On the Record with Crosh – Rameez Junaid

Rameez Junaid is a current ATP professional touring player ranked #77 in the world on the doubles circuit. BETA Head Academy Coach, Brad Crosher (Crosh) spends some time talking with Rameez about his tennis and his prospects at Wimbledon next week.

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Education and tennis go hand in hand

Tennis is arguably one the toughest sports to master. There are the skills in this game that take so many years to become competent in before they can be used to go to the higher levels of the game. Throughout this time a young player must still navigate their way through adolescence and continue their Education in some form.

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How to reduce common tennis injuries

Tennis is a high impact sport that puts our bodies under enormous stress on a daily basis. It is also very one-sided which can cause tension around joints that are very important for effective movement. Three of the most common injuries that tennis players incur are found in the shoulder, elbow and knee.

The shoulder

Tennis can put a large amount of strain on the shoulder joint. A common imbalance amongst tennis players is to have very protracted shoulders (rounded shoulders) due to the nature of the sport. Most players will more often than not be moving their shoulders forward while they are training and playing matches, when hitting forehands, double handed backhands and serves. The shoulder is therefore rarely being moved backwards into a neutral position. Having this imbalance alters the mechanics of the shoulder and can lead to rotator cuff problems and tendonitis.

Due to these factors, it is very important for players to compensate for the shoulder movements during tennis play.  Here are 3 of the best exercises to help counteract this imbalance:

This is a simple pectoral stretch, these muscles get extremely tight from playing tennis and pull the shoulder girdle forward. When doing this stretch you should feel it through your chest, if you feel an intense burn in the front of your shoulder adjust the position of your arm until you feel the stretch through your chest.


This is a theraband row, used to strengthen the muscles of your upper back. When performing this exercise make sure you squeeze your shoulder blades back and down. 3 sets of 10-15 reps will do the trick.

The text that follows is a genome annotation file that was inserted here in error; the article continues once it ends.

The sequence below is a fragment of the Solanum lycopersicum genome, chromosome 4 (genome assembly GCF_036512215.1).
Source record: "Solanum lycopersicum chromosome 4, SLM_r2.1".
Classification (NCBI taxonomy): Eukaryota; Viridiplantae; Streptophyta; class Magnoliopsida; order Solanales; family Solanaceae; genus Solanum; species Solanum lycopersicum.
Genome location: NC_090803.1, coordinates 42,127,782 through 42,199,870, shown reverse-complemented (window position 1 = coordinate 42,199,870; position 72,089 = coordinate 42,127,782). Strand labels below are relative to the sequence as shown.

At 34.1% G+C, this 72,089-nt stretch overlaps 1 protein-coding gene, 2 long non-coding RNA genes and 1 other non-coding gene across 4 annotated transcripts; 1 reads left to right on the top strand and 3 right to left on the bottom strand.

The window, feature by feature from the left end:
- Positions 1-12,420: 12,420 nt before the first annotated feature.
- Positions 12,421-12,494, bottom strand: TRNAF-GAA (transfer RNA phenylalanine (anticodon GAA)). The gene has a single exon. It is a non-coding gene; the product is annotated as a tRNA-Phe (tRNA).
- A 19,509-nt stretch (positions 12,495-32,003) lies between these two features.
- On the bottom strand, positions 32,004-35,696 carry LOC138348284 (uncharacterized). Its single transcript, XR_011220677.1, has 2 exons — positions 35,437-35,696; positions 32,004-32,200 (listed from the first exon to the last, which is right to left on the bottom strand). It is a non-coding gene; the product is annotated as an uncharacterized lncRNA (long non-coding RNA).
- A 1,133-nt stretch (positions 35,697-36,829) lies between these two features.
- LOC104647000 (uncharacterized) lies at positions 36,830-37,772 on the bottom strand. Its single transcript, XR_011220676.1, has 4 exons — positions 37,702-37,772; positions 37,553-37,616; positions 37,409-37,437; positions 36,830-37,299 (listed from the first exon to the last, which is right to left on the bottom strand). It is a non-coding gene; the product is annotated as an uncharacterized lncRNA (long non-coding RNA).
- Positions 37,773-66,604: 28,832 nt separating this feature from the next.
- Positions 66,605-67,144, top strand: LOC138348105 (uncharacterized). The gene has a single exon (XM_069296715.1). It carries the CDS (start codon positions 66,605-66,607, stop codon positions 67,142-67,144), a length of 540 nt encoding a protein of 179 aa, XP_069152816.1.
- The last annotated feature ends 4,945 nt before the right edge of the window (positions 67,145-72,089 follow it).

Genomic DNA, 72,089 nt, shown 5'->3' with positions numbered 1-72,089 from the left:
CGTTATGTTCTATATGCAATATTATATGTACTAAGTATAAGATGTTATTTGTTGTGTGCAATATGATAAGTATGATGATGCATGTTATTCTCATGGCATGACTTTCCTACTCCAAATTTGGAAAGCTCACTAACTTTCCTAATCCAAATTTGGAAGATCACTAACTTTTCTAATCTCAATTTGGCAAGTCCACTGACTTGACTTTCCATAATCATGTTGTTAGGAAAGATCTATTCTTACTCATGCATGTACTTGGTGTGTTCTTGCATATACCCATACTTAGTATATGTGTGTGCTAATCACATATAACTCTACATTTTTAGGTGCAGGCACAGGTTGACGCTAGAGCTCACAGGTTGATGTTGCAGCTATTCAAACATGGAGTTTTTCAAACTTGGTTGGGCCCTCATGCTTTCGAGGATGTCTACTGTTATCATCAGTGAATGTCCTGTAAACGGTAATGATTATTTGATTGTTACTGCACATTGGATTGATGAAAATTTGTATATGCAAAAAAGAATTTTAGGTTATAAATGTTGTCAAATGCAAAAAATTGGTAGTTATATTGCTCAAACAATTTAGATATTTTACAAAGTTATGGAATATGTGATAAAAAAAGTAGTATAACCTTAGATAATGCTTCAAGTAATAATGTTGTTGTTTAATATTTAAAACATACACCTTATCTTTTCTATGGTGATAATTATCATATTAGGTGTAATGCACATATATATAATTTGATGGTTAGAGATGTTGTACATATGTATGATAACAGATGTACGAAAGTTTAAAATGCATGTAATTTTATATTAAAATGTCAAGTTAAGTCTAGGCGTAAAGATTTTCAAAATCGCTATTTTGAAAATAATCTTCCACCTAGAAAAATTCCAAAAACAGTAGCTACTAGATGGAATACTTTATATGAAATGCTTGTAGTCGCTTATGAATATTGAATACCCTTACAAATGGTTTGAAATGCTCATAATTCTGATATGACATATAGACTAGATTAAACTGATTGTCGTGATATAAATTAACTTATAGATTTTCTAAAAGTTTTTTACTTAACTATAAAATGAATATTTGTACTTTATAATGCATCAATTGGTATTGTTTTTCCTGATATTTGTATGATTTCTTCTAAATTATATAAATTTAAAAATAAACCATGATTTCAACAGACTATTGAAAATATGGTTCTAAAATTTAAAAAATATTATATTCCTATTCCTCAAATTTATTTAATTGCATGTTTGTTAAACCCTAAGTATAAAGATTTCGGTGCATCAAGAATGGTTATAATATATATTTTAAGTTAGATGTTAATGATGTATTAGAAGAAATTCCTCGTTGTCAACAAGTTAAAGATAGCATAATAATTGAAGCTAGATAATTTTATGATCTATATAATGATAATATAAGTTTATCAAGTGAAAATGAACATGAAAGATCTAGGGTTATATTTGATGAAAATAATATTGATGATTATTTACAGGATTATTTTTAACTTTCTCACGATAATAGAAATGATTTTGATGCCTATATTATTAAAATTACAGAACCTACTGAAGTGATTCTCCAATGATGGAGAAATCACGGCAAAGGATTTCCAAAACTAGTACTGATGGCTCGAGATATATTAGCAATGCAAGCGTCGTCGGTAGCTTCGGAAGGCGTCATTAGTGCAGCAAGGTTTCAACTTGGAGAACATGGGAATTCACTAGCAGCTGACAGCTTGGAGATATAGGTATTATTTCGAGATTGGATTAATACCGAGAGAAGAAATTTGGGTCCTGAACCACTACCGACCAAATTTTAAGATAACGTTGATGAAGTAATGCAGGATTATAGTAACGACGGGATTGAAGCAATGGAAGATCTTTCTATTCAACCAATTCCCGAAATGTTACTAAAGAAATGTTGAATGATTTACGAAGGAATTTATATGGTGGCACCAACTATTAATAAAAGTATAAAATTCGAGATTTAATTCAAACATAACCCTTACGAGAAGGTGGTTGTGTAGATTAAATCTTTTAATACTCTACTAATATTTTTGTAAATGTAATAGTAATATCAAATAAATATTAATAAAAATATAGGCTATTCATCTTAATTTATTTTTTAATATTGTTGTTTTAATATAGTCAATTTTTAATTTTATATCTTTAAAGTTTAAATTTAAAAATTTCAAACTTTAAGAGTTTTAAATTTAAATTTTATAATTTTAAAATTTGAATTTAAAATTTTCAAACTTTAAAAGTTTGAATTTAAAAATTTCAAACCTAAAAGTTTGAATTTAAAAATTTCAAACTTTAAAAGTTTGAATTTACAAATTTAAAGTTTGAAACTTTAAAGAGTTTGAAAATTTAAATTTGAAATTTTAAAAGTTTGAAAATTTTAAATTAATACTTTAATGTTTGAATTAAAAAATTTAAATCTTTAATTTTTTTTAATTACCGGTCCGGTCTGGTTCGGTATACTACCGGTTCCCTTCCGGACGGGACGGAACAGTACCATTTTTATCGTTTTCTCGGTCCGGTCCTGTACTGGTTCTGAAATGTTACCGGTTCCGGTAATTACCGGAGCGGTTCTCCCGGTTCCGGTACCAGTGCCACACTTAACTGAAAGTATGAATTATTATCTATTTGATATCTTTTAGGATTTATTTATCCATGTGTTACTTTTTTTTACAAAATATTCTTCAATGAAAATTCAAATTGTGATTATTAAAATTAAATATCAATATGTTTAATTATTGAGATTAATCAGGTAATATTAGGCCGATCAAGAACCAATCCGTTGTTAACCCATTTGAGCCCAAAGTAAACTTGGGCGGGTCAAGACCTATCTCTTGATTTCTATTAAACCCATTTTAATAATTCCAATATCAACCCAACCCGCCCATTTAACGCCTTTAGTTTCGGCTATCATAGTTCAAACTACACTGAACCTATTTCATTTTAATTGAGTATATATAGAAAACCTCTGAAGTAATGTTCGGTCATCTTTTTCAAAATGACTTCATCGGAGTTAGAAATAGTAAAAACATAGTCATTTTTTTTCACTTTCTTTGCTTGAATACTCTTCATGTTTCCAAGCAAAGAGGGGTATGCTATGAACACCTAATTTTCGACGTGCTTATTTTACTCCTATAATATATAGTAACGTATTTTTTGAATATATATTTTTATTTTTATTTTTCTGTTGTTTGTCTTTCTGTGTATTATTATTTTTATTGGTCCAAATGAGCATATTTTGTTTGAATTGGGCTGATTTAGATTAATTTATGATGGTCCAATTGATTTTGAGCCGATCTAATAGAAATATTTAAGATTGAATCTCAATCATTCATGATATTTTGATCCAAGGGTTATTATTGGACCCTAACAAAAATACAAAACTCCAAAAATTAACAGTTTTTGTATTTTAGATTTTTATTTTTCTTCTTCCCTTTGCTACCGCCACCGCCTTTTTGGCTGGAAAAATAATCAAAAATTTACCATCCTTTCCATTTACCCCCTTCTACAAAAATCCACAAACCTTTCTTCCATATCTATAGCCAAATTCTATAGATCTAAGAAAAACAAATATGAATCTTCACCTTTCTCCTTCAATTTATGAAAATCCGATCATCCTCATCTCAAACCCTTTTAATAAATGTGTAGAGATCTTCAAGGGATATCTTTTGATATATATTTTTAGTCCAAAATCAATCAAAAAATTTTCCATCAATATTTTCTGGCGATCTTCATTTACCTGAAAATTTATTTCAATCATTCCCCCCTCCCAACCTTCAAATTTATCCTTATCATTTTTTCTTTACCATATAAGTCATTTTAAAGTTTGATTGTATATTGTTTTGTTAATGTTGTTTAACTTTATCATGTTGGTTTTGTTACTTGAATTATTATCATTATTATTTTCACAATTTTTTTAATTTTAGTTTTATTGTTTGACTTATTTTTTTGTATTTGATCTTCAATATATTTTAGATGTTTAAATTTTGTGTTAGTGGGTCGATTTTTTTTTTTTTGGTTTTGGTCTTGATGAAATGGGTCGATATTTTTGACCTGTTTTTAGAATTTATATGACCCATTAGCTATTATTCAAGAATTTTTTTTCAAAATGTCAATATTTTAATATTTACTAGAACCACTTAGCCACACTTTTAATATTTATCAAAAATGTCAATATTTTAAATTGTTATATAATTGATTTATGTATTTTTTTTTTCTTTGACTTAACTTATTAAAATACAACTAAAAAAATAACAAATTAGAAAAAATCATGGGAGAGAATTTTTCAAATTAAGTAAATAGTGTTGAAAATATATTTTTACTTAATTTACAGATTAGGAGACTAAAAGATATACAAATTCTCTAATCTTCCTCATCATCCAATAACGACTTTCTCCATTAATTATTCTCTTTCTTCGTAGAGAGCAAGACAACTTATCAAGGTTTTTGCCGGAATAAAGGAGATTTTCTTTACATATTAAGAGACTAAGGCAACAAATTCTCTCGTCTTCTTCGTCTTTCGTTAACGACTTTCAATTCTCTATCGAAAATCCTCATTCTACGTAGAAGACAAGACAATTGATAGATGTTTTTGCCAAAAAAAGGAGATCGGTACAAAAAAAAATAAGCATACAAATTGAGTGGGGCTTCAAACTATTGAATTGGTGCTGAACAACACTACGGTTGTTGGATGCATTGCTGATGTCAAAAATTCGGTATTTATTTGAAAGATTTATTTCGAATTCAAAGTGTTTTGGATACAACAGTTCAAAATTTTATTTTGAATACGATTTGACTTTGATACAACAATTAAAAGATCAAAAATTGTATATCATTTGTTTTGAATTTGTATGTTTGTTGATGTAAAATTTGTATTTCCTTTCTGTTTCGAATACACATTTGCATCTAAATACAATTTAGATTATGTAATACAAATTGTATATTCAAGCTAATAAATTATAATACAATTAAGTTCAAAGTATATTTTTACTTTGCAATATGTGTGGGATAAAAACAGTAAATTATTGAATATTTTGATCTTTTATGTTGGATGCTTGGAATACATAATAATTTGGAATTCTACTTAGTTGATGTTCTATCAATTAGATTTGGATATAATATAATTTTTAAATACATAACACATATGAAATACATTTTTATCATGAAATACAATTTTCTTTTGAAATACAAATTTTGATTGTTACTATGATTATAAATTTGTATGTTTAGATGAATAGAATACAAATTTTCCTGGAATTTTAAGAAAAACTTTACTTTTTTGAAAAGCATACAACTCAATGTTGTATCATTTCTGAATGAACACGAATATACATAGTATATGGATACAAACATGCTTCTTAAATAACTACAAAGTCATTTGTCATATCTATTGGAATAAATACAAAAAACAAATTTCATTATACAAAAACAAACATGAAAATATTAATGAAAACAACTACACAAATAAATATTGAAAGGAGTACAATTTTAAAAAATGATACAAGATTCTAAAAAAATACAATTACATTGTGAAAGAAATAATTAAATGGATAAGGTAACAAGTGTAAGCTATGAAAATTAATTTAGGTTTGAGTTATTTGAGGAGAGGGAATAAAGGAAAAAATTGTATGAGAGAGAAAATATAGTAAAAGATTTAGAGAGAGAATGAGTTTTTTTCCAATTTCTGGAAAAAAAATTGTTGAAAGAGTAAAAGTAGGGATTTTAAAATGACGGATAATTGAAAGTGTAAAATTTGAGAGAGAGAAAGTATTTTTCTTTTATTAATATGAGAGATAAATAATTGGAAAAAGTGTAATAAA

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This exercise is to engage and strengthen the posterior rotator cuff muscles. As you can see in the pictures there it is not a big movement, this is all that is needed as the muscle group being targeted is very small and easily over worked. 3 sets of 10 with a low resistance band.

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The Elbow

Due to the repetitive nature of tennis, overuse injuries are incredibly common. An overuse injury that is seen a lot in tennis is lateral epicondylitis also known as tennis elbow. This occurs when the tendons of the wrist extensor muscles at the outside of the elbow become inflamed.

Tips to avoid getting tennis elbow

  • Clean up your tennis technique; poor technique is often a contributing factor to developing tension and causing inflammation in the forearm muscles. To avoid this it is best to seek advice from a qualified coach that will be able to check and correct any faults in technique.
  • Having adequate rest; as tennis elbow is commonly an over use injury it is important that the muscles in the forearm get time to recover and heal from training. It is also important to be aware that other activities may put strain on the same muscle group such as going to the gym and typing on a computer.
  • Stretching; the wrist extensor muscles must be stretched back to their normal length after training. However these muscles can be challenging to stretch. (A common tennis elbow stretch is shown below).

Treatment for tennis elbow

The type of treatment needed will depend on the severity of the injury. In the most extreme cases surgery is needed but this is usually the last resort as there is a lot that can be done before hand: